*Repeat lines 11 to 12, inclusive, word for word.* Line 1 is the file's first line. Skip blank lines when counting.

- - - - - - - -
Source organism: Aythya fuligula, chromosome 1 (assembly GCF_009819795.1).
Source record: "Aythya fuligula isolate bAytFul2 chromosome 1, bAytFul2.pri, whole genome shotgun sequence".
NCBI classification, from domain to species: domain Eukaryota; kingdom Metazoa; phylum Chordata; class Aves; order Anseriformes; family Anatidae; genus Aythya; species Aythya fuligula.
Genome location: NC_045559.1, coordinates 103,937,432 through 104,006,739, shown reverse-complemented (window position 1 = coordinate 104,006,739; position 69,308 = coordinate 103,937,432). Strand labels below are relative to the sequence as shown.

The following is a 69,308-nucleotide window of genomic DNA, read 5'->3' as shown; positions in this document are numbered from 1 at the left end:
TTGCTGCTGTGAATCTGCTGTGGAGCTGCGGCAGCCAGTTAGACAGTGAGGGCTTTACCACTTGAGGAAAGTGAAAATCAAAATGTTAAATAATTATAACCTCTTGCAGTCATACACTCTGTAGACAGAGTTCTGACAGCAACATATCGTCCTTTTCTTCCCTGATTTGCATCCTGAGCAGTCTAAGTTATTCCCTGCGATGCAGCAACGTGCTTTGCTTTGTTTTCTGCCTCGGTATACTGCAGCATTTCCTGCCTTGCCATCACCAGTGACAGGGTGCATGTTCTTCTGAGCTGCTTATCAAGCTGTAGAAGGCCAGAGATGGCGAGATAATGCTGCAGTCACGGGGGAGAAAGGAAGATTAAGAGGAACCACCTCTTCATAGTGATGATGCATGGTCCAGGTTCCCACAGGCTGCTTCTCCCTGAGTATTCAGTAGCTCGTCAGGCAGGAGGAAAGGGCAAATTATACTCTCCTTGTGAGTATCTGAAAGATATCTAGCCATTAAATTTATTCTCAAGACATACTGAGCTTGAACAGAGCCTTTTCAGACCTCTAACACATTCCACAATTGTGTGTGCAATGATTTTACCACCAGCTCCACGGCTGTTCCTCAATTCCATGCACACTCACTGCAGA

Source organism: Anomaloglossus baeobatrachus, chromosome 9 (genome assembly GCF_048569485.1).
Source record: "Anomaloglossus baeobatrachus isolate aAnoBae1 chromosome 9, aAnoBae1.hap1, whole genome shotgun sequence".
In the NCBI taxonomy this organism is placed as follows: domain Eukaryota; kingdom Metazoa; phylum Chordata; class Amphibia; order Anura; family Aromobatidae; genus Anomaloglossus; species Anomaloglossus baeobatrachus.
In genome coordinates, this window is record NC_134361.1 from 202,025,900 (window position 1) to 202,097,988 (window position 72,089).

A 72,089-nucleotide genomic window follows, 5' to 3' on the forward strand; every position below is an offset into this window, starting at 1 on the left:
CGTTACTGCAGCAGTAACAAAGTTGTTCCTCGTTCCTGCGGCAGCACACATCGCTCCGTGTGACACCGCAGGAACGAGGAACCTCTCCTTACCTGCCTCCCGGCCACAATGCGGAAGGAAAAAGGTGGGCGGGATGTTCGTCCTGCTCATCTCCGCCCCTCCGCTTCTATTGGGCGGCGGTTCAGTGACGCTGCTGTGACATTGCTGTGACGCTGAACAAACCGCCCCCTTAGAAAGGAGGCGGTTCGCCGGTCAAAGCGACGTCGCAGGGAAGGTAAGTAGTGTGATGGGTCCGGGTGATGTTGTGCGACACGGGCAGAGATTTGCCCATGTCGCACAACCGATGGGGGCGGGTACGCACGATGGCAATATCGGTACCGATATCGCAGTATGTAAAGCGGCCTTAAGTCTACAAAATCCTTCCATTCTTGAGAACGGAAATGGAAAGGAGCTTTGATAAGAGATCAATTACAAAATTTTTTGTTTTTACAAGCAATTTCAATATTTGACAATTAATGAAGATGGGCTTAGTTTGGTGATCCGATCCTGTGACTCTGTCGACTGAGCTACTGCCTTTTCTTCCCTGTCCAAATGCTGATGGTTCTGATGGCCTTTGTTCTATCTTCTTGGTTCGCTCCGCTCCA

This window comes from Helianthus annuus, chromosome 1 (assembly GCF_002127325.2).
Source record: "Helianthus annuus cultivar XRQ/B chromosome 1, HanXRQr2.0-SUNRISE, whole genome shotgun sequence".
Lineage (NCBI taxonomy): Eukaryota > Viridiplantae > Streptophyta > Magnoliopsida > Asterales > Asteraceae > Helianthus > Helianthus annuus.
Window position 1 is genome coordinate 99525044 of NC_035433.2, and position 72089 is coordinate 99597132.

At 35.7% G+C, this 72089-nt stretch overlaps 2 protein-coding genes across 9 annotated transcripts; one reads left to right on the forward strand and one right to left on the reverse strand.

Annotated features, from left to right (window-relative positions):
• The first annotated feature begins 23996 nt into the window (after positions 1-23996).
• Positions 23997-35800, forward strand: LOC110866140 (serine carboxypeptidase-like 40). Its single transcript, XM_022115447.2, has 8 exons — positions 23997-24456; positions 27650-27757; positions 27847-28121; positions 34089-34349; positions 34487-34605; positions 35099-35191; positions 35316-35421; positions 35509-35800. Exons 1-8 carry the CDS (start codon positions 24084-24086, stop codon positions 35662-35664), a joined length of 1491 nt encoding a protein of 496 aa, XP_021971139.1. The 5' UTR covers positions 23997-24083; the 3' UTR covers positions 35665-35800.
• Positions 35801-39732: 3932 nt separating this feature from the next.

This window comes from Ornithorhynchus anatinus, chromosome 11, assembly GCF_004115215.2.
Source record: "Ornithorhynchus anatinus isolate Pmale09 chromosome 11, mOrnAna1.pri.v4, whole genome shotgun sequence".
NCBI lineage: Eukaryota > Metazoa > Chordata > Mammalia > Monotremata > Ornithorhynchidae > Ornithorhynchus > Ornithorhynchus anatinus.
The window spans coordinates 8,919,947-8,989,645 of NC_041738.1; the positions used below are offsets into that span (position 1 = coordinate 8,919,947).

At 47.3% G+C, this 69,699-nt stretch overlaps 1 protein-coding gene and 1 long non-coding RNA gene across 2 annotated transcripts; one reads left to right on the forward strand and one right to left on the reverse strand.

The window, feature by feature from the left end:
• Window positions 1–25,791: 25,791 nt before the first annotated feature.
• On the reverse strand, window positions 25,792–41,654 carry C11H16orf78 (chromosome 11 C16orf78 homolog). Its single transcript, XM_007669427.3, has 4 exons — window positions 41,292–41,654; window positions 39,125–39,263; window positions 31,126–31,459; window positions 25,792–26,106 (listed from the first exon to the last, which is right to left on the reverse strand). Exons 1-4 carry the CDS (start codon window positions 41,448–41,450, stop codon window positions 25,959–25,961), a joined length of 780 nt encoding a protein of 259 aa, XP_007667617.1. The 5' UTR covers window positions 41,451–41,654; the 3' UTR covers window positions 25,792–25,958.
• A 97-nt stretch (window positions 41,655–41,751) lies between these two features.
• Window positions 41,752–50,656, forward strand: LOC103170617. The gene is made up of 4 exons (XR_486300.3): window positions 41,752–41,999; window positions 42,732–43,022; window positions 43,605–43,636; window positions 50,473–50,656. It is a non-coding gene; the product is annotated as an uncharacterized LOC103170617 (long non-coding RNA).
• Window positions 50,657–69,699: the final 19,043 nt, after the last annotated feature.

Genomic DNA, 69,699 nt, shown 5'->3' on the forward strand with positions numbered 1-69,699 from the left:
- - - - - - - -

A 72,089-nucleotide genomic window follows, 5' to 3' on the forward strand; every position below is an offset into this window, starting at 1 on the left:
CGTTACTGCAGCAGTAACAAAGTTGTTCCTCGTTCCTGCGGCAGCACACATCGCTCCGTGTGACACCGCAGGAACGAGGAACCTCTCCTTACCTGCCTCCCGGCCACAATGCGGAAGGAAAAAGGTGGGCGGGATGTTCGTCCTGCTCATCTCCGCCCCTCCGCTTCTATTGGGCGGCGGTTCAGTGACGCTGCTGTGACATTGCTGTGACGCTGAACAAACCGCCCCCTTAGAAAGGAGGCGGTTCGCCGGTCAAAGCGACGTCGCAGGGAAGGTAAGTAGTGTGATGGGTCCGGGTGATGTTGTGCGACACGGGCAGAGATTTGCCCATGTCGCACAACCGATGGGGGCGGGTACGCACGATGGCAATATCGGTACCGATATCGCAGTATGTAAAGCGGCCTTAAGTCTACAAAATCCTTCCATTCTTGAGAACGGAAATGGAAAGGAGCTTTGATAAGAGATCAATTACAAAATTTTTTGTTTTTACAAGCAATTTCAATATTTGACAATTAATGAAGATGGGCTTAGTTTGGTGATCCGATCCTGTGACTCTGTCGACTGAGCTACTGCCTTTTCTTCCCTGTCCAAATGCTGATGGTTCTGATGGCCTTTGTTCTATCTTCTTGGTTCGCTCCGCTCCA